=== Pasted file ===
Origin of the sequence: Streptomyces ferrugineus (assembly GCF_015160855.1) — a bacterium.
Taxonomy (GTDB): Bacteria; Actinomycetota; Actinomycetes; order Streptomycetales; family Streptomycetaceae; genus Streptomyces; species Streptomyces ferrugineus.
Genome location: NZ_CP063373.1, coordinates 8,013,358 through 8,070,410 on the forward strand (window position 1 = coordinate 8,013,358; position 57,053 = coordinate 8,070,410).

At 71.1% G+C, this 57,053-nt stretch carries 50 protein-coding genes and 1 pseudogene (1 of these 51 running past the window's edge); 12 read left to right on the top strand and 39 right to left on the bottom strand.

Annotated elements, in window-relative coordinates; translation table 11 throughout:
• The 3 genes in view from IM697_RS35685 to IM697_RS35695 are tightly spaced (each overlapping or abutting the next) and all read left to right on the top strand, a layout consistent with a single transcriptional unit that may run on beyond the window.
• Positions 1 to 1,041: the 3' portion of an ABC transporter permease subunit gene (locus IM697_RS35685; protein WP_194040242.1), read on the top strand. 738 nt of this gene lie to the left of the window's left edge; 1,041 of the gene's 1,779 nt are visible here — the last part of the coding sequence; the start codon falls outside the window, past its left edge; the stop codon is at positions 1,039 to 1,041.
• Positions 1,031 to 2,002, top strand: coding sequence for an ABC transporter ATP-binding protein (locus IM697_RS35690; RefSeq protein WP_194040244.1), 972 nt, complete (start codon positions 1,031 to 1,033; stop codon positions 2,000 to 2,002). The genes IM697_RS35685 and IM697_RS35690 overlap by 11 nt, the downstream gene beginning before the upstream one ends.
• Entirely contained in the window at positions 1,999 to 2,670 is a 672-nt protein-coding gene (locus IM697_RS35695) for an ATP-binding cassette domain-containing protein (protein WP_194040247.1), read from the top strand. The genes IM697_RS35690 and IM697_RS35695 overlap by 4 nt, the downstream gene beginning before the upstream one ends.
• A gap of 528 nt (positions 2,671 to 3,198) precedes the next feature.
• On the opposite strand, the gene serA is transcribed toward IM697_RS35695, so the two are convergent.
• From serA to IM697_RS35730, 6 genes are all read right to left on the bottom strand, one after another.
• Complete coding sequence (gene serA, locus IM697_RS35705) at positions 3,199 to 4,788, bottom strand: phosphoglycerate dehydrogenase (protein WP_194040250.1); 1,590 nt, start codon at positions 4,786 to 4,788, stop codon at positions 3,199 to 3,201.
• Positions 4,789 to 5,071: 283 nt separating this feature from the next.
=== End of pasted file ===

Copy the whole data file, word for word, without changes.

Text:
Origin of the sequence: Streptomyces ferrugineus (assembly GCF_015160855.1) — a bacterium.
Taxonomy (GTDB): Bacteria; Actinomycetota; Actinomycetes; order Streptomycetales; family Streptomycetaceae; genus Streptomyces; species Streptomyces ferrugineus.
Genome location: NZ_CP063373.1, coordinates 8,013,358 through 8,070,410 on the forward strand (window position 1 = coordinate 8,013,358; position 57,053 = coordinate 8,070,410).

At 71.1% G+C, this 57,053-nt stretch carries 50 protein-coding genes and 1 pseudogene (1 of these 51 running past the window's edge); 12 read left to right on the top strand and 39 right to left on the bottom strand.

Annotated elements, in window-relative coordinates; translation table 11 throughout:
• The 3 genes in view from IM697_RS35685 to IM697_RS35695 are tightly spaced (each overlapping or abutting the next) and all read left to right on the top strand, a layout consistent with a single transcriptional unit that may run on beyond the window.
• Positions 1 to 1,041: the 3' portion of an ABC transporter permease subunit gene (locus IM697_RS35685; protein WP_194040242.1), read on the top strand. 738 nt of this gene lie to the left of the window's left edge; 1,041 of the gene's 1,779 nt are visible here — the last part of the coding sequence; the start codon falls outside the window, past its left edge; the stop codon is at positions 1,039 to 1,041.
• Positions 1,031 to 2,002, top strand: coding sequence for an ABC transporter ATP-binding protein (locus IM697_RS35690; RefSeq protein WP_194040244.1), 972 nt, complete (start codon positions 1,031 to 1,033; stop codon positions 2,000 to 2,002). The genes IM697_RS35685 and IM697_RS35690 overlap by 11 nt, the downstream gene beginning before the upstream one ends.
• Entirely contained in the window at positions 1,999 to 2,670 is a 672-nt protein-coding gene (locus IM697_RS35695) for an ATP-binding cassette domain-containing protein (protein WP_194040247.1), read from the top strand. The genes IM697_RS35690 and IM697_RS35695 overlap by 4 nt, the downstream gene beginning before the upstream one ends.
• A gap of 528 nt (positions 2,671 to 3,198) precedes the next feature.
• On the opposite strand, the gene serA is transcribed toward IM697_RS35695, so the two are convergent.
• From serA to IM697_RS35730, 6 genes are all read right to left on the bottom strand, one after another.
• Complete coding sequence (gene serA, locus IM697_RS35705) at positions 3,199 to 4,788, bottom strand: phosphoglycerate dehydrogenase (protein WP_194040250.1); 1,590 nt, start codon at positions 4,786 to 4,788, stop codon at positions 3,199 to 3,201.
• Positions 4,789 to 5,071: 283 nt separating this feature from the next.